Introduction: Desktop Michelson-Morely Interferometer

Picture of Desktop Michelson-Morely Interferometer

Over the years I've had to measure some unusual processes in systems, and one of the most common 'tough' problems has been the measurement of displacement. For mm-scale motion I've used mice (mechanical and optical) to record movement, but I once found myself needing to record nanometric scale displacements and so I was led to interferometry.

An interferometer is not something that interferes with meters, nor a method for measuring between iron things. Instead, it is the use of phase differences (which cannot be easily measured) and the wave-like properties of light to form measurable changes in intensity (which can be easily measured).

Here I'll describe how I built a Michelson-Morley interferometer.
Is it useful? Maybe.
Is it awesome in that you can watch nanometer-scale phenomena? Ooh yes.

Step 1: The Parts List

Picture of The Parts List

You'll need;

1) A cheap laser diode - red is good, green is better.
I used a 5mW diode that I had bought from Roithner Lasertechnik in Austria many years ago - but I have no reason to believe that a cheapy 3 dollar laser pointer from the local dollar store wouldn't work as well. Actually, there will be reasons, but they lie outside the scope of this article and you can have a dig around with the keywords of 'spatial coherence' and 'astigmatism'.

2) Some single-surface mirrors - I bought half a dozen on eBay for a few US dollars.
These are fancy mirrors that have a highly reflective aluminium coating on one face of a glass slip. They prevent multiple internal reflections, which would occur with normal glass-faced mirrors.

3) A beam-splitter
I bought some de-lasered blue-ray drive heads on eBay, and found a pair of beam-splitter cubes among the teeny tiny spangly bits inside.

In the image you can see the parts.
The two single-surface mirrors are each glued to a piece of aluminium right-angle extrusion that hjave been spruced up with a black permanent marker.

The laser and beam-splitter are glued to two lengths of scrap aluminium, to make positioning a little easier and to ensure that the laser and beam-splitter are at the same height.

Step 2: A Little Theory

The idea behind all of this is that the laser light is split into two separate paths. The beams travel along these paths and then recombine.

In most situations, when you add one thing to another, well you simply add the amplitude of the 'things'.

Put a cheese infront of a cheese-o-meter, and it would read '1'.
Put two cheeses infront of a cheese-o-meter, and it should read '2'.
(yeah yeah - squish the two cheeses together and you have one cheese - it's a bad analogy but it makes me smile)

But, critically, with two cheeses infront of it, the cheese-o-meter never should display zero. It doesn't matter how you arrange them, side-by-side, one on another, the meter should read '2'.

But light can demonstrate wave-like properties. And anything that oscillates can, at any given time, can be said to have a phase with respect to some other thing. I'll explain.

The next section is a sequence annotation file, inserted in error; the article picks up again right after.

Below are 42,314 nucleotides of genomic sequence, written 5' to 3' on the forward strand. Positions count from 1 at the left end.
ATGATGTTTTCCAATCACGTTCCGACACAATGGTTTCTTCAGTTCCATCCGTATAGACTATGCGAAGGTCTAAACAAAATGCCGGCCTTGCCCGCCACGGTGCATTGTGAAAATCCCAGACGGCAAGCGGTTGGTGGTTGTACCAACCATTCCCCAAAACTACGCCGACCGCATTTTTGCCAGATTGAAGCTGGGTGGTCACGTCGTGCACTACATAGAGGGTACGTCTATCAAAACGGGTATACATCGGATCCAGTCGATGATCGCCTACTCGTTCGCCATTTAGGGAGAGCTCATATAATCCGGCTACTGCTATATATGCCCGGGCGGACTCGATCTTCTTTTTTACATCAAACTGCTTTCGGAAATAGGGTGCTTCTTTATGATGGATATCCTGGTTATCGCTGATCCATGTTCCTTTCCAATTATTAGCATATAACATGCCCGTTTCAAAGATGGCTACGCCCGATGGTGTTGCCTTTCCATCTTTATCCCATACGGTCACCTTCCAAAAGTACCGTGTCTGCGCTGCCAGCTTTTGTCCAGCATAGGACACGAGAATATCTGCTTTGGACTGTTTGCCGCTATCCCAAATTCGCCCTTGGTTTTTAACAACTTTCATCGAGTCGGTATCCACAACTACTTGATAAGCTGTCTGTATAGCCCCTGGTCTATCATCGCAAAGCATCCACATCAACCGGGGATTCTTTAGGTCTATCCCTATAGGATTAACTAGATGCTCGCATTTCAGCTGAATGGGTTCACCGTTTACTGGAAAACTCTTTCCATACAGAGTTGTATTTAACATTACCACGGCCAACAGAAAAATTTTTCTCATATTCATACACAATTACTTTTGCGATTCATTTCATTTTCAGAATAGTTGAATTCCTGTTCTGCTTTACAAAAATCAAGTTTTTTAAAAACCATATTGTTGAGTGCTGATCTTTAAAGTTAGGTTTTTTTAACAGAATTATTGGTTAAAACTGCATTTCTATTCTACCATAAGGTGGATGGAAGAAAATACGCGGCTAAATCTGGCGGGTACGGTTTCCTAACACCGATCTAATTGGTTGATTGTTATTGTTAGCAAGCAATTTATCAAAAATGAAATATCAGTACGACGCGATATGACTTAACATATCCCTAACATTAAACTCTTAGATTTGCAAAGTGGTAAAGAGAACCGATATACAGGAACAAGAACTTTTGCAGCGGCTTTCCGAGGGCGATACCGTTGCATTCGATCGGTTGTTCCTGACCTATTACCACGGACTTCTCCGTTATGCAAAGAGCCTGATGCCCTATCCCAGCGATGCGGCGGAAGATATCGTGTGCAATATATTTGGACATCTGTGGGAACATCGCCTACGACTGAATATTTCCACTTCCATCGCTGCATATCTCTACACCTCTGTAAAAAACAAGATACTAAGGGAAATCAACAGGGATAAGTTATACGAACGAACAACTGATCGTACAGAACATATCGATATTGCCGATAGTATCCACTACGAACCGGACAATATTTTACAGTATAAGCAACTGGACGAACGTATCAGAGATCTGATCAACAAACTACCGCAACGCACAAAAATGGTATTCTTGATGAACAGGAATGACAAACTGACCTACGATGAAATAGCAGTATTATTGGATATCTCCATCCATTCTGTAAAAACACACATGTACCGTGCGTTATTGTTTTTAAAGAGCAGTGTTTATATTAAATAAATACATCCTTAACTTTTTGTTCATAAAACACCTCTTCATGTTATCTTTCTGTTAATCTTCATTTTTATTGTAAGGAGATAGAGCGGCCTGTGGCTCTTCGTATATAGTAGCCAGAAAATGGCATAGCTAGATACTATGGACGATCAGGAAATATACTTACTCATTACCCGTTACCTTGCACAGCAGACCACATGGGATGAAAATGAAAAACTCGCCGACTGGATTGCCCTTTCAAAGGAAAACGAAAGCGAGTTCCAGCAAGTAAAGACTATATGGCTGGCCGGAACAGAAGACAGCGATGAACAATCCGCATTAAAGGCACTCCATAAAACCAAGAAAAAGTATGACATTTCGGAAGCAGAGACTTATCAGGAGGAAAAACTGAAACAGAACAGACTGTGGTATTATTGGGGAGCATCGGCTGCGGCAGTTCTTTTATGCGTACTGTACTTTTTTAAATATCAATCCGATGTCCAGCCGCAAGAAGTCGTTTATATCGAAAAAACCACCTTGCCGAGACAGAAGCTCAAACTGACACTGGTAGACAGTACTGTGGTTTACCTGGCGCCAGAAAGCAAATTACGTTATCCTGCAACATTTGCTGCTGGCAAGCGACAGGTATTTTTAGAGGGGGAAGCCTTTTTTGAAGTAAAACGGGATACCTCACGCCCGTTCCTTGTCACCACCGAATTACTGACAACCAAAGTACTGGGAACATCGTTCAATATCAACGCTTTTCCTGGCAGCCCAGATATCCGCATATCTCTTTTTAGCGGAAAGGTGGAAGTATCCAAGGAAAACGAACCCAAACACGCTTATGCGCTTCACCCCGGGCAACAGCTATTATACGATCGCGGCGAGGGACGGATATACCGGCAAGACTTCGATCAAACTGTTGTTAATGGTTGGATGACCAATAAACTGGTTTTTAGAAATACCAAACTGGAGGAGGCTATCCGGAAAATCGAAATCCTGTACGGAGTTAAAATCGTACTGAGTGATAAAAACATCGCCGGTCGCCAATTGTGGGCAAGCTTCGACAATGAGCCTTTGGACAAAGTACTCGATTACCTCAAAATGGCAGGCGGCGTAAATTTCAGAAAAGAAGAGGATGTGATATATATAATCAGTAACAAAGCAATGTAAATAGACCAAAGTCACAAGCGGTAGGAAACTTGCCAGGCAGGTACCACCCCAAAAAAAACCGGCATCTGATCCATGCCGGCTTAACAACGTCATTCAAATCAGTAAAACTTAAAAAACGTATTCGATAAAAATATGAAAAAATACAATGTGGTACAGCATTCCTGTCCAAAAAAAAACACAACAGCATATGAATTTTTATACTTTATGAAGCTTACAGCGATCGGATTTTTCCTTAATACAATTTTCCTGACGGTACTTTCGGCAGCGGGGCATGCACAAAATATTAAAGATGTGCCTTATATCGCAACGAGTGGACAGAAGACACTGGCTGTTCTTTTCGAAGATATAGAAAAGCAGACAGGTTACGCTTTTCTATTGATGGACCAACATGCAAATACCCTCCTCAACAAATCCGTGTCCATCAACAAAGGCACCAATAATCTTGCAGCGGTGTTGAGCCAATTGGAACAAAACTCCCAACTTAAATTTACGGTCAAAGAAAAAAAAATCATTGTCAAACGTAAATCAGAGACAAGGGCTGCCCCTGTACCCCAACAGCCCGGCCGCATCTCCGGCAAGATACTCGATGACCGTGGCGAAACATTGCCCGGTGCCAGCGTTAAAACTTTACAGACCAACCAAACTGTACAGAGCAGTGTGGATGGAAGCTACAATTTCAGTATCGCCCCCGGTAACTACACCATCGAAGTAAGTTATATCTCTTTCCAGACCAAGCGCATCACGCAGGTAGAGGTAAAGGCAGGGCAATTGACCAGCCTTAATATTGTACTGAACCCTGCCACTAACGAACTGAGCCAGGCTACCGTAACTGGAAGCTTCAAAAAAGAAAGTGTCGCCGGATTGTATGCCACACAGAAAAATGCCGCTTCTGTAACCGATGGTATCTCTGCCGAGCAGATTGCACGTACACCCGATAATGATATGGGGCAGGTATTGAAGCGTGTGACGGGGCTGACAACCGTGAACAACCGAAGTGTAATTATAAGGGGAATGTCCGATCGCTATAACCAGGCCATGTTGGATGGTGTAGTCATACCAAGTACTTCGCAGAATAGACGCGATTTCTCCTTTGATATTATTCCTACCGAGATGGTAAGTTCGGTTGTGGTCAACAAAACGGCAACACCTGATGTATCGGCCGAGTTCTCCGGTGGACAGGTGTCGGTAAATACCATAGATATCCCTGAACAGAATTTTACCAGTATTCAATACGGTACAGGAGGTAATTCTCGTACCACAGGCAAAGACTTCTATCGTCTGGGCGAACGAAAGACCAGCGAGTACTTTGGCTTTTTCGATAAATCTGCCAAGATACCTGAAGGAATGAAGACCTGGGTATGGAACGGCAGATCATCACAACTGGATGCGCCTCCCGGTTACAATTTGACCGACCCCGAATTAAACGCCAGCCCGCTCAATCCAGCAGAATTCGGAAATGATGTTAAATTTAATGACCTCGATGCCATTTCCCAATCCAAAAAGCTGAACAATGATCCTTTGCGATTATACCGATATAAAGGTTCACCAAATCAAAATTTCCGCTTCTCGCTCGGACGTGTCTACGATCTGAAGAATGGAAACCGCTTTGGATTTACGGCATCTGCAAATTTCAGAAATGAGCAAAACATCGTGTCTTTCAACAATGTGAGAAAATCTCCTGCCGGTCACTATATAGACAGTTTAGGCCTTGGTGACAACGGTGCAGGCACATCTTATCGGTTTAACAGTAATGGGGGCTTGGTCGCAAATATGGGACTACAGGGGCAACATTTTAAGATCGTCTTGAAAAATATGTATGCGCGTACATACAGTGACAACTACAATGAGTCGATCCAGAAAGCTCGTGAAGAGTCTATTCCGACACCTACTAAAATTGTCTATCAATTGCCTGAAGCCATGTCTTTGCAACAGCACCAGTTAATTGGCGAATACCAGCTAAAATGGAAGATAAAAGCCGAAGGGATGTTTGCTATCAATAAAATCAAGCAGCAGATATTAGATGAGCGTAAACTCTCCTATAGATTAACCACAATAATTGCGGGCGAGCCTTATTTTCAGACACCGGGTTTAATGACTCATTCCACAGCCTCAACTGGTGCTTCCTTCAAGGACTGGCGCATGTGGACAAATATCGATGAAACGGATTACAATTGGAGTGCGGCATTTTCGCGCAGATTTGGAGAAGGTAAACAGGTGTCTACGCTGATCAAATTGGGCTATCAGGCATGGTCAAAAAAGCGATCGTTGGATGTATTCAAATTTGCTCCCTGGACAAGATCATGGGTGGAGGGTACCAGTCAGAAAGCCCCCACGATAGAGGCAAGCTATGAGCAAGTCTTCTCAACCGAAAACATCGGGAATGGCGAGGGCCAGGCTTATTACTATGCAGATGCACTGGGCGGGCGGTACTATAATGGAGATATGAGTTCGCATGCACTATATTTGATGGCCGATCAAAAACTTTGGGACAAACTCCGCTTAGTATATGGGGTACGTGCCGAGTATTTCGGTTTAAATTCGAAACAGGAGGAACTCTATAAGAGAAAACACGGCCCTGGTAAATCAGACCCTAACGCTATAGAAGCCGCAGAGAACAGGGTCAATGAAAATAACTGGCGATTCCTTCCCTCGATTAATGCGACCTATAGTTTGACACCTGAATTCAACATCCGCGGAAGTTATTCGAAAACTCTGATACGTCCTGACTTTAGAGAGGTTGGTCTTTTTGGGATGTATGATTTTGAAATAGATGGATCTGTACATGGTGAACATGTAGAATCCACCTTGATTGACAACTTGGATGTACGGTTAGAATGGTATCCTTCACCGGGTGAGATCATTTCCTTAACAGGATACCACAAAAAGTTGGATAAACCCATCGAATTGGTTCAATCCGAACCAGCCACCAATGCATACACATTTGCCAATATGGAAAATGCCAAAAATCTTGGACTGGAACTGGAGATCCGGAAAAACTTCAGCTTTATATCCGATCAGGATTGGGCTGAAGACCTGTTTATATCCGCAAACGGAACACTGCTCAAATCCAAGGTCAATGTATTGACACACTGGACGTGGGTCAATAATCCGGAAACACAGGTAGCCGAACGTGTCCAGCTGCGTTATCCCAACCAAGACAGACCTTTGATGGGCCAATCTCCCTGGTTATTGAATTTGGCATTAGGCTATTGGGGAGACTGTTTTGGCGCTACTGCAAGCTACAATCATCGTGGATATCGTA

The phase simply describes how far the oscillating thing is along its path, with respect to some other point. Consider two perfectly bouncy balls.

A bouncing ball may be said to be 'in phase' with another similarly excited ball if the two both reach the apex of their bounces at the same time. A fancy way of saying that is that their phase difference is zero.

If the two balls are dropped from the same height at different times, then they will strike the ground at different times, but that difference will not change for subsequent bounces. One might say that their phase difference will be a constant.

Clearly, the balls could be dropped so that one is at the top of its path when the other hits the ground. The balls' motions are then in anti-phase: when one is doing one thing, the other is doing its opposite.

So - back to the two light beams alluded to earlier. If one light beam takes a slightly longer path than another light beam, then when the two are brought back to the same point, there will be a phase difference between the two. If it helps to think of something associated with each beam wiggling back and forth while it travels, well, good for you, but don't imagine that it's the full truth.

Because the wavelength (ie, distance between wiggles) is very very small for light, it doesn't take very much displacement for two beams to end up completely in anti-phase with each other.

And that's where the cheese come in.

See, because cheese hasn't got a phase, it always adds in a simple way.
1+1 = 2

But the electromagnetic fields that make up light have a phase (with respect to other light fields). So if one light beam is in anti-phase with another, when I add them the sum is zero.

So two light particles can be combined to give '0', and '2', and any number in between when shone into a light-o-meter (such as an eye, or a camera).

The fields in a light beam are always oscillating - they wiggle back and forth while the light propagates forward.

Thus, if one light beam is split into two rays, and if the rays cover different distances before recombining, the two rays will have different phases. And unlike cheese, they can cancel each other out, or they can add together.


Step 3:

Picture of

So here's a theoretical picture of how it should all work.

The laser's ray is split into two paths. One goes north to Mirror 1, one goes east to Mirror 2.